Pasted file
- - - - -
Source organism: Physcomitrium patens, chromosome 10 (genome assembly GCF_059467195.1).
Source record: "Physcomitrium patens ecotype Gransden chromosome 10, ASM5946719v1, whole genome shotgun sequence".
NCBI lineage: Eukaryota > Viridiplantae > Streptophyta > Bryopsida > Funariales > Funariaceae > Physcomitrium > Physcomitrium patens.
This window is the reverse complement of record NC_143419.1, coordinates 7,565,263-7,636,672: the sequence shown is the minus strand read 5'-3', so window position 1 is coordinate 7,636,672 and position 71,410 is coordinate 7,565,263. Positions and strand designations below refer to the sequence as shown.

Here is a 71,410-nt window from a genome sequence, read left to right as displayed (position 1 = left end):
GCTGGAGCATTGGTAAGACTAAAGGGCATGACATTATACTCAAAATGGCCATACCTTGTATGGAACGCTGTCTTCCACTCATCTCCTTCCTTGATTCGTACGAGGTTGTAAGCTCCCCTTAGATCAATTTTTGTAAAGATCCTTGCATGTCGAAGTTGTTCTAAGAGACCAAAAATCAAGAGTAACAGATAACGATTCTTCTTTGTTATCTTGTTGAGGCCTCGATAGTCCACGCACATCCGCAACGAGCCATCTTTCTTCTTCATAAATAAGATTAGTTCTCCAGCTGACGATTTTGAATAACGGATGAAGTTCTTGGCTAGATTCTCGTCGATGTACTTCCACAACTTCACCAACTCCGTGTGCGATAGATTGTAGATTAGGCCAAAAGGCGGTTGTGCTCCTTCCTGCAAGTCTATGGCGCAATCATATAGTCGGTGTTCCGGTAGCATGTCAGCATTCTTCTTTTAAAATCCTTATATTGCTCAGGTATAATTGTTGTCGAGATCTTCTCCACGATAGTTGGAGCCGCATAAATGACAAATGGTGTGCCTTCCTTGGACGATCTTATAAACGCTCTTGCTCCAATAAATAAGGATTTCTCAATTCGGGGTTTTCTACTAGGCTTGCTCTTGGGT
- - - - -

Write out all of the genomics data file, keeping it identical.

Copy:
Source organism: Physcomitrium patens, chromosome 10 (genome assembly GCF_059467195.1).
Source record: "Physcomitrium patens ecotype Gransden chromosome 10, ASM5946719v1, whole genome shotgun sequence".
NCBI lineage: Eukaryota > Viridiplantae > Streptophyta > Bryopsida > Funariales > Funariaceae > Physcomitrium > Physcomitrium patens.
This window is the reverse complement of record NC_143419.1, coordinates 7,565,263-7,636,672: the sequence shown is the minus strand read 5'-3', so window position 1 is coordinate 7,636,672 and position 71,410 is coordinate 7,565,263. Positions and strand designations below refer to the sequence as shown.

Here is a 71,410-nt window from a genome sequence, read left to right as displayed (position 1 = left end):
GCTGGAGCATTGGTAAGACTAAAGGGCATGACATTATACTCAAAATGGCCATACCTTGTATGGAACGCTGTCTTCCACTCATCTCCTTCCTTGATTCGTACGAGGTTGTAAGCTCCCCTTAGATCAATTTTTGTAAAGATCCTTGCATGTCGAAGTTGTTCTAAGAGACCAAAAATCAAGAGTAACAGATAACGATTCTTCTTTGTTATCTTGTTGAGGCCTCGATAGTCCACGCACATCCGCAACGAGCCATCTTTCTTCTTCATAAATAAGATTAGTTCTCCAGCTGACGATTTTGAATAACGGATGAAGTTCTTGGCTAGATTCTCGTCGATGTACTTCCACAACTTCACCAACTCCGTGTGCGATAGATTGTAGATTAGGCCAAAAGGCGGTTGTGCTCCTTCCTGCAAGTCTATGGCGCAATCATATAGTCGGTGTTCCGGTAGCATGTCAGCATTCTTCTTTTAAAATCCTTATATTGCTCAGGTATAATTGTTGTCGAGATCTTCTCCACGATAGTTGGAGCCGCATAAATGACAAATGGTGTGCCTTCCTTGGACGATCTTATAAACGCTCTTGCTCCAATAAATAAGGATTTCTCAATTCGGGGTTTTCTACTAGGCTTGCTCTTGGGT